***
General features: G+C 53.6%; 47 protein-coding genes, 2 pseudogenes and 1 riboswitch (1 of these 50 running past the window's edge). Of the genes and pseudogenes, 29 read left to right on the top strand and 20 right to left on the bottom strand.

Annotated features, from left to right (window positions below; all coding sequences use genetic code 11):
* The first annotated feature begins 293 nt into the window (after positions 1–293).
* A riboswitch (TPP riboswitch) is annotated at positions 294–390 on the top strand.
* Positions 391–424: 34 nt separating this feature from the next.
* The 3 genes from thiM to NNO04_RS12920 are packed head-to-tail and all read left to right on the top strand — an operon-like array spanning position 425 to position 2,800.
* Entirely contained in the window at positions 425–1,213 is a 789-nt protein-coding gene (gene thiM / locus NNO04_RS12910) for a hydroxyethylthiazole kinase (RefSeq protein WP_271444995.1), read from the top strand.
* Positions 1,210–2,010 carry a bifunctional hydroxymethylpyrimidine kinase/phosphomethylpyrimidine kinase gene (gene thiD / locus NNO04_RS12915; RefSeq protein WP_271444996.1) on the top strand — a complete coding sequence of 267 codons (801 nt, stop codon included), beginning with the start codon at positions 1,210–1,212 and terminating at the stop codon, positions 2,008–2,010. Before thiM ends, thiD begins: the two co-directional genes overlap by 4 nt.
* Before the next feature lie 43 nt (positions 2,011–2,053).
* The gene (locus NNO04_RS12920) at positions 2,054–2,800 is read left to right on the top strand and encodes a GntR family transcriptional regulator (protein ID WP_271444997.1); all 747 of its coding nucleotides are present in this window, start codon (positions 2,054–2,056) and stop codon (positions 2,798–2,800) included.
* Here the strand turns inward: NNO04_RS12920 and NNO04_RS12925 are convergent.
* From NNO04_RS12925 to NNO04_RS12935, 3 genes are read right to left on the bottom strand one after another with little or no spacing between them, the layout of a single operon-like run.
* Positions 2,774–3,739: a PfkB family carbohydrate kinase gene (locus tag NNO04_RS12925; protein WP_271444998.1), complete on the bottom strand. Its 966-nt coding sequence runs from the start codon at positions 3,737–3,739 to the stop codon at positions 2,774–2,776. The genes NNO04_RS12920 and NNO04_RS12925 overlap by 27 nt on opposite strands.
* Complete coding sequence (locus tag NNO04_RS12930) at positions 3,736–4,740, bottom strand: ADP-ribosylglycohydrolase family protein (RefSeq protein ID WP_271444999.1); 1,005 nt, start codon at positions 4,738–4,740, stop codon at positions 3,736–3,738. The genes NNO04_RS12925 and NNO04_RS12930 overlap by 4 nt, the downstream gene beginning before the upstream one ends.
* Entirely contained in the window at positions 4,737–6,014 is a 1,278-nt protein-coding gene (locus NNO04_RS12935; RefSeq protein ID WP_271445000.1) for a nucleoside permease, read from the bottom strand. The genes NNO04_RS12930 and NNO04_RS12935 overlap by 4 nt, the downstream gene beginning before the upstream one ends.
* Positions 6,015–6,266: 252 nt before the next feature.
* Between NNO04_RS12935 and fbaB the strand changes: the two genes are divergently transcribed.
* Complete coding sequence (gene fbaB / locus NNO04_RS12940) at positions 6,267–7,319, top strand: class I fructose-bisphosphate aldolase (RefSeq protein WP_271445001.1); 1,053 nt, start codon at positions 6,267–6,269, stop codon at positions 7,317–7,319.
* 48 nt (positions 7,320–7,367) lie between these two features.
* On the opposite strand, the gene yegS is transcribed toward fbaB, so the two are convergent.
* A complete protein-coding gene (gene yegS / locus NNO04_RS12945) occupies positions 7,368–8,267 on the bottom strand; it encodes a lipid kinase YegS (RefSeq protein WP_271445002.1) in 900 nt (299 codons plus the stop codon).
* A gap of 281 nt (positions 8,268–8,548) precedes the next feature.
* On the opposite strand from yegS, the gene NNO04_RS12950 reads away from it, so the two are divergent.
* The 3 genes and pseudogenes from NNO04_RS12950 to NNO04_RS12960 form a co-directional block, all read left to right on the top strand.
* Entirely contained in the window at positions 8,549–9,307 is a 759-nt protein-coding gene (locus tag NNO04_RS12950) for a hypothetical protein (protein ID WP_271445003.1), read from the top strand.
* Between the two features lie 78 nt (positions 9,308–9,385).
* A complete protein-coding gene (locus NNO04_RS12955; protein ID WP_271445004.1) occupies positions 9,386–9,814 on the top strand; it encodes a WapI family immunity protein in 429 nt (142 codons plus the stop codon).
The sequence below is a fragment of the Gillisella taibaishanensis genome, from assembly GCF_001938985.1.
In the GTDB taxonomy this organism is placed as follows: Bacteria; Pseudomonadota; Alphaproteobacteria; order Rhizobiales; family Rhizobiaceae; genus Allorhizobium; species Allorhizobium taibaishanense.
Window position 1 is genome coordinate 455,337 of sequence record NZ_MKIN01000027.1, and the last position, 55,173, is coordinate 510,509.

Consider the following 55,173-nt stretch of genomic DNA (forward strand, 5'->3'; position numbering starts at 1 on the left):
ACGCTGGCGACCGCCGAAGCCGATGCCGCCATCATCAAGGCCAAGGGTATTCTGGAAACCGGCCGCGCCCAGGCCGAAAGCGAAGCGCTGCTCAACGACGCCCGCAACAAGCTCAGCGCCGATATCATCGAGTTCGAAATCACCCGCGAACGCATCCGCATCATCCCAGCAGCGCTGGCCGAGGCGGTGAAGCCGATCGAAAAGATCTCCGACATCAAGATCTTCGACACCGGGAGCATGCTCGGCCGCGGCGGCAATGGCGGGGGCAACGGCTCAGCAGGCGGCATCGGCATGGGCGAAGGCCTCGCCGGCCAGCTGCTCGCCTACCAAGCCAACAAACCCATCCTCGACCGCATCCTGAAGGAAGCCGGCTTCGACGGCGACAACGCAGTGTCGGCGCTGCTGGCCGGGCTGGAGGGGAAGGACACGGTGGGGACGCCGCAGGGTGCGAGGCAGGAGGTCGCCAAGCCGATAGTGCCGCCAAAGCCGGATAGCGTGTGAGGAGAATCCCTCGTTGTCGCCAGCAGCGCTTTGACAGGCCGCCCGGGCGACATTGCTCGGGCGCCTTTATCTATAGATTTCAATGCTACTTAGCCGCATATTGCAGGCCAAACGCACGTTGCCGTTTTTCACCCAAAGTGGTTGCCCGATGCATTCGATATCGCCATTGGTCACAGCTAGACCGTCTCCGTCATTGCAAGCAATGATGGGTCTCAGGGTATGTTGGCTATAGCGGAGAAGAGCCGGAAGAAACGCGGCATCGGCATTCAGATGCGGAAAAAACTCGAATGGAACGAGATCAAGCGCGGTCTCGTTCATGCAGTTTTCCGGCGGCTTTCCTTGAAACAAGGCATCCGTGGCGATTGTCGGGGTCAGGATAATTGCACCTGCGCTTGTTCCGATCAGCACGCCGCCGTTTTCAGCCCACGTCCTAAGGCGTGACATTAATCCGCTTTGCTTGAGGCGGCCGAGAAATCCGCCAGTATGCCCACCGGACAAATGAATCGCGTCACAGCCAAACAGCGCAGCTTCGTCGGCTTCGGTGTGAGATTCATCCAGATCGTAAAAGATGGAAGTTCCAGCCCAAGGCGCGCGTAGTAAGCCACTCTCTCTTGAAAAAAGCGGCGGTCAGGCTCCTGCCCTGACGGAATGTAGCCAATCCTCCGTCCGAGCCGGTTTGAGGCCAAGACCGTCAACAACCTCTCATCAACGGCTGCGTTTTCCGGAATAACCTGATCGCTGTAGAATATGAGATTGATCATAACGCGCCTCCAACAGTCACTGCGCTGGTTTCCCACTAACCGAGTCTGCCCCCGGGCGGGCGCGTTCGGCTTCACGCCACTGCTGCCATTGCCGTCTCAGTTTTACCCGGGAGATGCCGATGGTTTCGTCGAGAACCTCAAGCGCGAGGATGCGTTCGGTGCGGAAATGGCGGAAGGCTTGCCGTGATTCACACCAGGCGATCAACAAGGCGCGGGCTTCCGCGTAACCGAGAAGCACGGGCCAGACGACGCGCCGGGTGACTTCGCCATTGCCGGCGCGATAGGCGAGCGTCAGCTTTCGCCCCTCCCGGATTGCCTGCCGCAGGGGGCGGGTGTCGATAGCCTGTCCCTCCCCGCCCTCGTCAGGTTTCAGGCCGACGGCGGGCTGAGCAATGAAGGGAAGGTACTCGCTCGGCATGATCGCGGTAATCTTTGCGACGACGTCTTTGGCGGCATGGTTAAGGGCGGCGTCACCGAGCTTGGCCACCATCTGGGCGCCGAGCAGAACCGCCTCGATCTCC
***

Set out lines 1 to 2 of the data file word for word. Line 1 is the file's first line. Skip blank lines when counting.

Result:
General features: G+C 53.6%; 47 protein-coding genes, 2 pseudogenes and 1 riboswitch (1 of these 50 running past the window's edge). Of the genes and pseudogenes, 29 read left to right on the top strand and 20 right to left on the bottom strand.

Annotated features, from left to right (window positions below; all coding sequences use genetic code 11):